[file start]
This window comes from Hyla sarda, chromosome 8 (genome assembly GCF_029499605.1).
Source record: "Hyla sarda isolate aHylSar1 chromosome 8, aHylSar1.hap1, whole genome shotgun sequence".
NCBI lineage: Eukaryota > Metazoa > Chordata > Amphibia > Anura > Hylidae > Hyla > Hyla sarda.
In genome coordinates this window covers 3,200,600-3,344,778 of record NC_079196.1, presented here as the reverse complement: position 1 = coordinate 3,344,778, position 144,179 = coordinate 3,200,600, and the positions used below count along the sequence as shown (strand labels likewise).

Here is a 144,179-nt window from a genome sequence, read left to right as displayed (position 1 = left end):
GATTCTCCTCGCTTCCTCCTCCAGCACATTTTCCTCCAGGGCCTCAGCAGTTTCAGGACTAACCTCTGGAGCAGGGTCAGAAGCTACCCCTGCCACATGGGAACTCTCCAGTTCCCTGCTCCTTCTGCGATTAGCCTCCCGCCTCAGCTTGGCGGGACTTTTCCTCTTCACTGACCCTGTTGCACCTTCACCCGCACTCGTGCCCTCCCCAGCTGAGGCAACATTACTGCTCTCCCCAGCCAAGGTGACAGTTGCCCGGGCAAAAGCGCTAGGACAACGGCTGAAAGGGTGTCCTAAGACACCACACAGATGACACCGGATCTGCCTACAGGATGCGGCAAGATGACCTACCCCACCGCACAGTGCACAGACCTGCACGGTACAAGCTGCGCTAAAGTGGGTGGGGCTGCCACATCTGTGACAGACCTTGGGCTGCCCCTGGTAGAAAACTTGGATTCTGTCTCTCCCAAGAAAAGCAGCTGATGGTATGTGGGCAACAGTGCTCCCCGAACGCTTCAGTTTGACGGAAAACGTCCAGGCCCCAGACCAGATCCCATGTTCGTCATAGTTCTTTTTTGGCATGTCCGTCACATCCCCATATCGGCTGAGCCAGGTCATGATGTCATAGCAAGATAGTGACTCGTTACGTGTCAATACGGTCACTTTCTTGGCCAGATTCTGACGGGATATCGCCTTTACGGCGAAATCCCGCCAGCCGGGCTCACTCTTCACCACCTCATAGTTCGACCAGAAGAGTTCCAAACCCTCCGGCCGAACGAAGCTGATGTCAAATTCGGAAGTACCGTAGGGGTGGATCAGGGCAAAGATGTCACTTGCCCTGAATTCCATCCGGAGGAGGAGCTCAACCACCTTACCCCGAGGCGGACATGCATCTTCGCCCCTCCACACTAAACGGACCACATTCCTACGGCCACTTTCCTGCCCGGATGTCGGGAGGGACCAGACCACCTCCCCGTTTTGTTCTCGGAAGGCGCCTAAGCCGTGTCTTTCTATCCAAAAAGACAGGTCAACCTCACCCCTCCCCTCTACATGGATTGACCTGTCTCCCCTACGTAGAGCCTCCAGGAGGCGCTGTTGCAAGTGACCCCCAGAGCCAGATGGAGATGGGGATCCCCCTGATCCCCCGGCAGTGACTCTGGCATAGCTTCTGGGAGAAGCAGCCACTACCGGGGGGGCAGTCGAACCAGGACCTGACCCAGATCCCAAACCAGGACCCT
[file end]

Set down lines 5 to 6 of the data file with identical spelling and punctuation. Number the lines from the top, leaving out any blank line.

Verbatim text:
Here is a 144,179-nt window from a genome sequence, read left to right as displayed (position 1 = left end):
GATTCTCCTCGCTTCCTCCTCCAGCACATTTTCCTCCAGGGCCTCAGCAGTTTCAGGACTAACCTCTGGAGCAGGGTCAGAAGCTACCCCTGCCACATGGGAACTCTCCAGTTCCCTGCTCCTTCTGCGATTAGCCTCCCGCCTCAGCTTGGCGGGACTTTTCCTCTTCACTGACCCTGTTGCACCTTCACCCGCACTCGTGCCCTCCCCAGCTGAGGCAACATTACTGCTCTCCCCAGCCAAGGTGACAGTTGCCCGGGCAAAAGCGCTAGGACAACGGCTGAAAGGGTGTCCTAAGACACCACACAGATGACACCGGATCTGCCTACAGGATGCGGCAAGATGACCTACCCCACCGCACAGTGCACAGACCTGCACGGTACAAGCTGCGCTAAAGTGGGTGGGGCTGCCACATCTGTGACAGACCTTGGGCTGCCCCTGGTAGAAAACTTGGATTCTGTCTCTCCCAAGAAAAGCAGCTGATGGTATGTGGGCAACAGTGCTCCCCGAACGCTTCAGTTTGACGGAAAACGTCCAGGCCCCAGACCAGATCCCATGTTCGTCATAGTTCTTTTTTGGCATGTCCGTCACATCCCCATATCGGCTGAGCCAGGTCATGATGTCATAGCAAGATAGTGACTCGTTACGTGTCAATACGGTCACTTTCTTGGCCAGATTCTGACGGGATATCGCCTTTACGGCGAAATCCCGCCAGCCGGGCTCACTCTTCACCACCTCATAGTTCGACCAGAAGAGTTCCAAACCCTCCGGCCGAACGAAGCTGATGTCAAATTCGGAAGTACCGTAGGGGTGGATCAGGGCAAAGATGTCACTTGCCCTGAATTCCATCCGGAGGAGGAGCTCAACCACCTTACCCCGAGGCGGACATGCATCTTCGCCCCTCCACACTAAACGGACCACATTCCTACGGCCACTTTCCTGCCCGGATGTCGGGAGGGACCAGACCACCTCCCCGTTTTGTTCTCGGAAGGCGCCTAAGCCGTGTCTTTCTATCCAAAAAGACAGGTCAACCTCACCCCTCCCCTCTACATGGATTGACCTGTCTCCCCTACGTAGAGCCTCCAGGAGGCGCTGTTGCAAGTGACCCCCAGAGCCAGATGGAGATGGGGATCCCCCTGATCCCCCGGCAGTGACTCTGGCATAGCTTCTGGGAGAAGCAGCCACTACCGGGGGGGCAGTCGAACCAGGACCTGACCCAGATCCCAAACCAGGACCCT